However, a legal opinion commissioned by Greenpeace Germany accuses TÜV Süd of bias. A report by TÜV Süd on behalf of the Bavarian Ministry of the Environment, which had expressed no reservations about continued operation, was criticized. Specifically, a Hamburg law firm accuses TÜV Süd of "sloppily arguing commissioned work" that "cannot be recognized as a serious assessment". The impression also arises that the TÜV ignores the applicable nuclear law. The TÜV rating was "apparently intended for use as a weapon in the current discussion about extending the service life in the political arena," it said. There is a suspicion "that a courtesy report has been prepared here," according to the lawyers. The Bavarian Ministry of the Environment rejected the allegation.
Can you find enough workers for the nuclear power plants?
The power plant operators have also prepared themselves in terms of personnel for the end of 2022. If the piles are to run longer, they would need additional, well-trained employees. The ministries assume that these can only be obtained with financial incentives. Other experts, on the other hand, believe that the systems could probably continue to be operated with the personnel who were intended for the dismantling. The operators have another problem: They received compensation for the nuclear phase-out. It is unclear whether they will be allowed to keep it in full if the piles will continue to run for months.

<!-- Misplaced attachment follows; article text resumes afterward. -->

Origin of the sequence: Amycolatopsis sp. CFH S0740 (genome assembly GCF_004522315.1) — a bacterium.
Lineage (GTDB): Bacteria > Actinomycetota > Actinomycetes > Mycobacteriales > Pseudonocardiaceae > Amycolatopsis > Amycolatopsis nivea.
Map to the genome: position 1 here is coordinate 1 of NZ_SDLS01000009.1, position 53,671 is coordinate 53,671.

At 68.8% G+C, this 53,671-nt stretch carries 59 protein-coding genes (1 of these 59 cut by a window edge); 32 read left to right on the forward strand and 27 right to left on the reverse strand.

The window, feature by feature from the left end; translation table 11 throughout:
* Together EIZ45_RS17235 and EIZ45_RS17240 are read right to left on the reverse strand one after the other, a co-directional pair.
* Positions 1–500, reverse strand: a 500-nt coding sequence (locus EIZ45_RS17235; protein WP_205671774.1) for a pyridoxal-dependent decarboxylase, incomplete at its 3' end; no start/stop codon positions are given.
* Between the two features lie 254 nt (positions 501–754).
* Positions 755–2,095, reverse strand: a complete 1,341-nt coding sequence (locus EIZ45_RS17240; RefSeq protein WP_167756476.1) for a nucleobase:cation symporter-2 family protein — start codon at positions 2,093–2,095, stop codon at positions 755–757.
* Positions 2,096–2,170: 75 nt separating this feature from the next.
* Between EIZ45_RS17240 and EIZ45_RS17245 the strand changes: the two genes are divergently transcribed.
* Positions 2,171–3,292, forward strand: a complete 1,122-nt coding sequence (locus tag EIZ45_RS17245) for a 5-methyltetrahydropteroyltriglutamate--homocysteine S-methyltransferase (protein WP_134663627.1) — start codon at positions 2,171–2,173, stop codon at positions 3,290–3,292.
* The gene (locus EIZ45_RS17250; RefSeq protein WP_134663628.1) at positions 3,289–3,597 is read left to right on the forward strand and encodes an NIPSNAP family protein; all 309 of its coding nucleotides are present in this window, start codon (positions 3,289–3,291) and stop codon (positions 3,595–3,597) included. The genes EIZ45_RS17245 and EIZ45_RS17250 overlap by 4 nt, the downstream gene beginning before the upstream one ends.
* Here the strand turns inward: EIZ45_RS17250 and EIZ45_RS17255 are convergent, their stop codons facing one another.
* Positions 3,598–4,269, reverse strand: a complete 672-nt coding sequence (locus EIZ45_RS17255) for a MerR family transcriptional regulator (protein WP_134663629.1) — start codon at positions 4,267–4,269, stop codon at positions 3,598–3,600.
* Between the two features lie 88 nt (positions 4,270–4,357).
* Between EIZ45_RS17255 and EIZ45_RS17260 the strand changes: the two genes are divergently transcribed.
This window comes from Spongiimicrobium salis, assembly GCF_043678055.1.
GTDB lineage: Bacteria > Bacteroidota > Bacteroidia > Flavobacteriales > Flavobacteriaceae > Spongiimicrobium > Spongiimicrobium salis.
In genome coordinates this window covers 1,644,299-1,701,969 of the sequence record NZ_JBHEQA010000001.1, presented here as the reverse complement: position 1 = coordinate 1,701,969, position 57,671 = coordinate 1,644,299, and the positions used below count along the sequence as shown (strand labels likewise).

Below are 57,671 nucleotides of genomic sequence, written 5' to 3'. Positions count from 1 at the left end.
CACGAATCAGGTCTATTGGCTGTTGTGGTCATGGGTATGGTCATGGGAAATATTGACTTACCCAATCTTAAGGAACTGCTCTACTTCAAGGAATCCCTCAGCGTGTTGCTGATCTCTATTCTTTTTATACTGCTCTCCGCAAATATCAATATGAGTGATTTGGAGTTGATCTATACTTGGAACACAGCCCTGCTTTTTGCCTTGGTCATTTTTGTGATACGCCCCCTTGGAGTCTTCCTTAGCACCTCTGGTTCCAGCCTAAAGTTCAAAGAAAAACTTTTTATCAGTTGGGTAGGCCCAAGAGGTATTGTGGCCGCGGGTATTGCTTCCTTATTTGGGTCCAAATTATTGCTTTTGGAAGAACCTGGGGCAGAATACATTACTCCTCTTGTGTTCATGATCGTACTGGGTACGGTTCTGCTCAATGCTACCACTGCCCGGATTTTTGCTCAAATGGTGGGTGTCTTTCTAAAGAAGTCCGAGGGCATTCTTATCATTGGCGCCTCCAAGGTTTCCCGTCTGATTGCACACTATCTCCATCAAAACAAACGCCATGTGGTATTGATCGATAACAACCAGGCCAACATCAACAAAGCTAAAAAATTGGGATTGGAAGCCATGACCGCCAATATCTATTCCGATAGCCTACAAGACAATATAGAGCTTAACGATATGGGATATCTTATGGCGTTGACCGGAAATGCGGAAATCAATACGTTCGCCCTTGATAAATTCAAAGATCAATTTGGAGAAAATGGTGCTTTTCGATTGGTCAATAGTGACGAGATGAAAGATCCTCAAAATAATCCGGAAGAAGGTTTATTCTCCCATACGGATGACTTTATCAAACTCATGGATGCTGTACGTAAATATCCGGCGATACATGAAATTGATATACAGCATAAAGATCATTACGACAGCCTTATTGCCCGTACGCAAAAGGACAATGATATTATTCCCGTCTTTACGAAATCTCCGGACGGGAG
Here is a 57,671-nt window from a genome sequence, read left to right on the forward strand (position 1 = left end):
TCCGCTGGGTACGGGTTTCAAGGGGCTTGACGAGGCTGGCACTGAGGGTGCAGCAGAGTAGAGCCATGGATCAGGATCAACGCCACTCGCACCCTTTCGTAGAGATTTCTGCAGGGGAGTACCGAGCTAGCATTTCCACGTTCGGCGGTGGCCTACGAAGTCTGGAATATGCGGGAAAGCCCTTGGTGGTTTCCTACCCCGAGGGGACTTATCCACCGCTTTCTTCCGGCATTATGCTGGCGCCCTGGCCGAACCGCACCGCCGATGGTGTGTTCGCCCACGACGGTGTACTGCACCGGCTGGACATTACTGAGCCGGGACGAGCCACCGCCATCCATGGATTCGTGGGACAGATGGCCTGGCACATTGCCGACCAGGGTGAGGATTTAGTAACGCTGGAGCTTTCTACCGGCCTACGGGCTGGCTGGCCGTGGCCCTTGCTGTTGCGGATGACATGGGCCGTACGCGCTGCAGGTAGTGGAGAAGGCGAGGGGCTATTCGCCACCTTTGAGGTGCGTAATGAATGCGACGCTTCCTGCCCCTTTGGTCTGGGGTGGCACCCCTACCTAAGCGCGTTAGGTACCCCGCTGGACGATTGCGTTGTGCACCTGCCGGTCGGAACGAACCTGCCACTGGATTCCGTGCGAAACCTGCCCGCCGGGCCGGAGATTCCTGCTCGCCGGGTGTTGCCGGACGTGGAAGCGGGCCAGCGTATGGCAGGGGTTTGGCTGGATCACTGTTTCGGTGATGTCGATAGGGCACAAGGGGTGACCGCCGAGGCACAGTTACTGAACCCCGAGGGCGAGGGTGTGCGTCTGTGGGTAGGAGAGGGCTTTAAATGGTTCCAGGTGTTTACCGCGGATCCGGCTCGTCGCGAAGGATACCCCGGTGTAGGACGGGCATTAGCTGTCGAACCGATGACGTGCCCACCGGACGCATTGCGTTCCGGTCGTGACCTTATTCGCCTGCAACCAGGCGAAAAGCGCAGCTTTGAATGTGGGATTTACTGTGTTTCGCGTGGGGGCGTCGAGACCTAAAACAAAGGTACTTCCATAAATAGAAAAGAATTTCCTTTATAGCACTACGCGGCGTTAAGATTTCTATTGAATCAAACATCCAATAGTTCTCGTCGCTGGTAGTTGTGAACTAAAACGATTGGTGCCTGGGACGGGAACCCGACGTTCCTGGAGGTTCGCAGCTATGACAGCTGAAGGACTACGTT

What alternative is there?
Instead of operating nuclear power plants longer, one could also rely more on coal again. Proponents of nuclear power therefore argue, among other things, with climate protection: Viewed over the entire life cycle, nuclear power plants are responsible for significantly fewer greenhouse gas emissions than, for example, gas or coal-fired power plants. However, this ignores the fact that there is still no solution to safely store the highly radioactive and hazardous nuclear waste in Germany for hundreds or thousands of years.
What do other EU countries say about this?